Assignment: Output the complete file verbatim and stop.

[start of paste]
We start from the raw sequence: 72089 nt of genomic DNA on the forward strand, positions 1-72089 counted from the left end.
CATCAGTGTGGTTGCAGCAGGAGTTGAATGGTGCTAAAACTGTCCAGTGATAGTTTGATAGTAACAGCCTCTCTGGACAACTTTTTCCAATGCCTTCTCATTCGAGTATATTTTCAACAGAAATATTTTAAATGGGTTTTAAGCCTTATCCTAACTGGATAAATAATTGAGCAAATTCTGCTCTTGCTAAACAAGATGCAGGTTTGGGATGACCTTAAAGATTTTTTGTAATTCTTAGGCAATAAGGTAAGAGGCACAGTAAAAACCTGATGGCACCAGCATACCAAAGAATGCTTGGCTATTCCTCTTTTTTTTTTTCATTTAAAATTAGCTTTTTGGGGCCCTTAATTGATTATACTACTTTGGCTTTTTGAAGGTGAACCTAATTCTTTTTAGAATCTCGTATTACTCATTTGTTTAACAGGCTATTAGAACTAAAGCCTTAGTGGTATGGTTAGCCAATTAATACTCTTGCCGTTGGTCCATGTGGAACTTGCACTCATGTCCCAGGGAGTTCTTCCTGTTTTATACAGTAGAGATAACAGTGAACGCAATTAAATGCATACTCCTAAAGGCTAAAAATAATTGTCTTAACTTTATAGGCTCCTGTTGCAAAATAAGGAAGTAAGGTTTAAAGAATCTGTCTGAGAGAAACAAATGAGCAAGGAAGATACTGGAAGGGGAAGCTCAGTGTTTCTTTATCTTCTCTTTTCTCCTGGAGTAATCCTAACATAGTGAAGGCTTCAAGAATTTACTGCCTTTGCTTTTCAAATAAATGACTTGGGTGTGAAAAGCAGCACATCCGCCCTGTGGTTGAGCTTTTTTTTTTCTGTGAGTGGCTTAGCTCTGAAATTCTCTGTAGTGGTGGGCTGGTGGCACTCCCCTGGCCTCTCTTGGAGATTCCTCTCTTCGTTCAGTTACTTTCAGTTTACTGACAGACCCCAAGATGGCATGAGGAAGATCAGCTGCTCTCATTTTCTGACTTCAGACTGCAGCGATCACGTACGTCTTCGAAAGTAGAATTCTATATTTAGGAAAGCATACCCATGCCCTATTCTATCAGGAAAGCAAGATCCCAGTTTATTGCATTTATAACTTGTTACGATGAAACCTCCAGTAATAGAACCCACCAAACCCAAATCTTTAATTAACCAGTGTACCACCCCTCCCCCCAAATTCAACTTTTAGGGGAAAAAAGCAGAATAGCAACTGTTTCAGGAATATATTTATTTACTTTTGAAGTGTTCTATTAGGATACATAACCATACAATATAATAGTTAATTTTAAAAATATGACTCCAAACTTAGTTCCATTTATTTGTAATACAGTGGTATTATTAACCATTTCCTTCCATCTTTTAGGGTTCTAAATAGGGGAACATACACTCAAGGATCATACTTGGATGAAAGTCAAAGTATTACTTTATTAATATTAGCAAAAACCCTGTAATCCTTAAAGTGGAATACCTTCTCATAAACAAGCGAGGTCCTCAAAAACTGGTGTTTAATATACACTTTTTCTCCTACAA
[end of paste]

We start from the raw sequence: 72089 nt of genomic DNA on the forward strand, positions 1-72089 counted from the left end.
CATCAGTGTGGTTGCAGCAGGAGTTGAATGGTGCTAAAACTGTCCAGTGATAGTTTGATAGTAACAGCCTCTCTGGACAACTTTTTCCAATGCCTTCTCATTCGAGTATATTTTCAACAGAAATATTTTAAATGGGTTTTAAGCCTTATCCTAACTGGATAAATAATTGAGCAAATTCTGCTCTTGCTAAACAAGATGCAGGTTTGGGATGACCTTAAAGATTTTTTGTAATTCTTAGGCAATAAGGTAAGAGGCACAGTAAAAACCTGATGGCACCAGCATACCAAAGAATGCTTGGCTATTCCTCTTTTTTTTTTTCATTTAAAATTAGCTTTTTGGGGCCCTTAATTGATTATACTACTTTGGCTTTTTGAAGGTGAACCTAATTCTTTTTAGAATCTCGTATTACTCATTTGTTTAACAGGCTATTAGAACTAAAGCCTTAGTGGTATGGTTAGCCAATTAATACTCTTGCCGTTGGTCCATGTGGAACTTGCACTCATGTCCCAGGGAGTTCTTCCTGTTTTATACAGTAGAGATAACAGTGAACGCAATTAAATGCATACTCCTAAAGGCTAAAAATAATTGTCTTAACTTTATAGGCTCCTGTTGCAAAATAAGGAAGTAAGGTTTAAAGAATCTGTCTGAGAGAAACAAATGAGCAAGGAAGATACTGGAAGGGGAAGCTCAGTGTTTCTTTATCTTCTCTTTTCTCCTGGAGTAATCCTAACATAGTGAAGGCTTCAAGAATTTACTGCCTTTGCTTTTCAAATAAATGACTTGGGTGTGAAAAGCAGCACATCCGCCCTGTGGTTGAGCTTTTTTTTTTCTGTGAGTGGCTTAGCTCTGAAATTCTCTGTAGTGGTGGGCTGGTGGCACTCCCCTGGCCTCTCTTGGAGATTCCTCTCTTCGTTCAGTTACTTTCAGTTTACTGACAGACCCCAAGATGGCATGAGGAAGATCAGCTGCTCTCATTTTCTGACTTCAGACTGCAGCGATCACGTACGTCTTCGAAAGTAGAATTCTATATTTAGGAAAGCATACCCATGCCCTATTCTATCAGGAAAGCAAGATCCCAGTTTATTGCATTTATAACTTGTTACGATGAAACCTCCAGTAATAGAACCCACCAAACCCAAATCTTTAATTAACCAGTGTACCACCCCTCCCCCCAAATTCAACTTTTAGGGGAAAAAAGCAGAATAGCAACTGTTTCAGGAATATATTTATTTACTTTTGAAGTGTTCTATTAGGATACATAACCATACAATATAATAGTTAATTTTAAAAATATGACTCCAAACTTAGTTCCATTTATTTGTAATACAGTGGTATTATTAACCATTTCCTTCCATCTTTTAGGGTTCTAAATAGGGGAACATACACTCAAGGATCATACTTGGATGAAAGTCAAAGTATTACTTTATTAATATTAGCAAAAACCCTGTAATCCTTAAAGTGGAATACCTTCTCATAAACAAGCGAGGTCCTCAAAAACTGGTGTTTAATATACACTTTTTCTCCTACAA